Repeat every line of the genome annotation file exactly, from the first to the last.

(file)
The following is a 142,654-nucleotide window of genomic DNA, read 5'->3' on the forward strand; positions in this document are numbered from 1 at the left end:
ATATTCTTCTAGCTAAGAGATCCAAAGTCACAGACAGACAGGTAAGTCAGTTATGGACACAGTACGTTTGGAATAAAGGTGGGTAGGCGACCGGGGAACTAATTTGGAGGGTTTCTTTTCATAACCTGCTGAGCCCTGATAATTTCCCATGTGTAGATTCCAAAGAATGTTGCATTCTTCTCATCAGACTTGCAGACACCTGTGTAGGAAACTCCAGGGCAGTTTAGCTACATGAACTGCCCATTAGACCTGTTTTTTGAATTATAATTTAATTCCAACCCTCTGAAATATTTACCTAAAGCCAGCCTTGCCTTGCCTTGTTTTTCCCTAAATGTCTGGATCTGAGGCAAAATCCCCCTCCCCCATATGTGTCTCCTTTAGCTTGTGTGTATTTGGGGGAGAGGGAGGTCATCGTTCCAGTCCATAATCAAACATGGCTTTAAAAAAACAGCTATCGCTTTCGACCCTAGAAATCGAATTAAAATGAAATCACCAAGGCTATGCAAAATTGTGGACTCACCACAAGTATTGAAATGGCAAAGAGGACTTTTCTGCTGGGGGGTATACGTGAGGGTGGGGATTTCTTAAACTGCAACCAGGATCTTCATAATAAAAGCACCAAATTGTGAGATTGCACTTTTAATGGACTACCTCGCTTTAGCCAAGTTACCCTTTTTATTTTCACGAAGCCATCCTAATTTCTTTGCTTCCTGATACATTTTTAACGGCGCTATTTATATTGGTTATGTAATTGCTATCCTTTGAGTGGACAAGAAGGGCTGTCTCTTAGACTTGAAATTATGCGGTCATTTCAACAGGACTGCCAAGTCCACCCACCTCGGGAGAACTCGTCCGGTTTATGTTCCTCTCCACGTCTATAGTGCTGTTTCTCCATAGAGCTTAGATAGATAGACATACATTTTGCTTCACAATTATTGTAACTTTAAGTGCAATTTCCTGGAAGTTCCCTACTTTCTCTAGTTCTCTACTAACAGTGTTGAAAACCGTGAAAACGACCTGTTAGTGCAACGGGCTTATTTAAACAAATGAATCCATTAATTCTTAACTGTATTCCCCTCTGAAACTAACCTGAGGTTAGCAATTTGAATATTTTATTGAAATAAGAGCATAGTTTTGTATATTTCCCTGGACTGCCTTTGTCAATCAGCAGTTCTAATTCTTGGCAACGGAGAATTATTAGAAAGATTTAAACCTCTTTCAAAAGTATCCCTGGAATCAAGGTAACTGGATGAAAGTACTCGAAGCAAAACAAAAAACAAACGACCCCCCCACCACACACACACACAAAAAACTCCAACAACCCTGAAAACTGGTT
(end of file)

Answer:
The following is a 142,654-nucleotide window of genomic DNA, read 5'->3' on the forward strand; positions in this document are numbered from 1 at the left end:
ATATTCTTCTAGCTAAGAGATCCAAAGTCACAGACAGACAGGTAAGTCAGTTATGGACACAGTACGTTTGGAATAAAGGTGGGTAGGCGACCGGGGAACTAATTTGGAGGGTTTCTTTTCATAACCTGCTGAGCCCTGATAATTTCCCATGTGTAGATTCCAAAGAATGTTGCATTCTTCTCATCAGACTTGCAGACACCTGTGTAGGAAACTCCAGGGCAGTTTAGCTACATGAACTGCCCATTAGACCTGTTTTTTGAATTATAATTTAATTCCAACCCTCTGAAATATTTACCTAAAGCCAGCCTTGCCTTGCCTTGTTTTTCCCTAAATGTCTGGATCTGAGGCAAAATCCCCCTCCCCCATATGTGTCTCCTTTAGCTTGTGTGTATTTGGGGGAGAGGGAGGTCATCGTTCCAGTCCATAATCAAACATGGCTTTAAAAAAACAGCTATCGCTTTCGACCCTAGAAATCGAATTAAAATGAAATCACCAAGGCTATGCAAAATTGTGGACTCACCACAAGTATTGAAATGGCAAAGAGGACTTTTCTGCTGGGGGGTATACGTGAGGGTGGGGATTTCTTAAACTGCAACCAGGATCTTCATAATAAAAGCACCAAATTGTGAGATTGCACTTTTAATGGACTACCTCGCTTTAGCCAAGTTACCCTTTTTATTTTCACGAAGCCATCCTAATTTCTTTGCTTCCTGATACATTTTTAACGGCGCTATTTATATTGGTTATGTAATTGCTATCCTTTGAGTGGACAAGAAGGGCTGTCTCTTAGACTTGAAATTATGCGGTCATTTCAACAGGACTGCCAAGTCCACCCACCTCGGGAGAACTCGTCCGGTTTATGTTCCTCTCCACGTCTATAGTGCTGTTTCTCCATAGAGCTTAGATAGATAGACATACATTTTGCTTCACAATTATTGTAACTTTAAGTGCAATTTCCTGGAAGTTCCCTACTTTCTCTAGTTCTCTACTAACAGTGTTGAAAACCGTGAAAACGACCTGTTAGTGCAACGGGCTTATTTAAACAAATGAATCCATTAATTCTTAACTGTATTCCCCTCTGAAACTAACCTGAGGTTAGCAATTTGAATATTTTATTGAAATAAGAGCATAGTTTTGTATATTTCCCTGGACTGCCTTTGTCAATCAGCAGTTCTAATTCTTGGCAACGGAGAATTATTAGAAAGATTTAAACCTCTTTCAAAAGTATCCCTGGAATCAAGGTAACTGGATGAAAGTACTCGAAGCAAAACAAAAAACAAACGACCCCCCCACCACACACACACACAAAAAACTCCAACAACCCTGAAAACTGGTT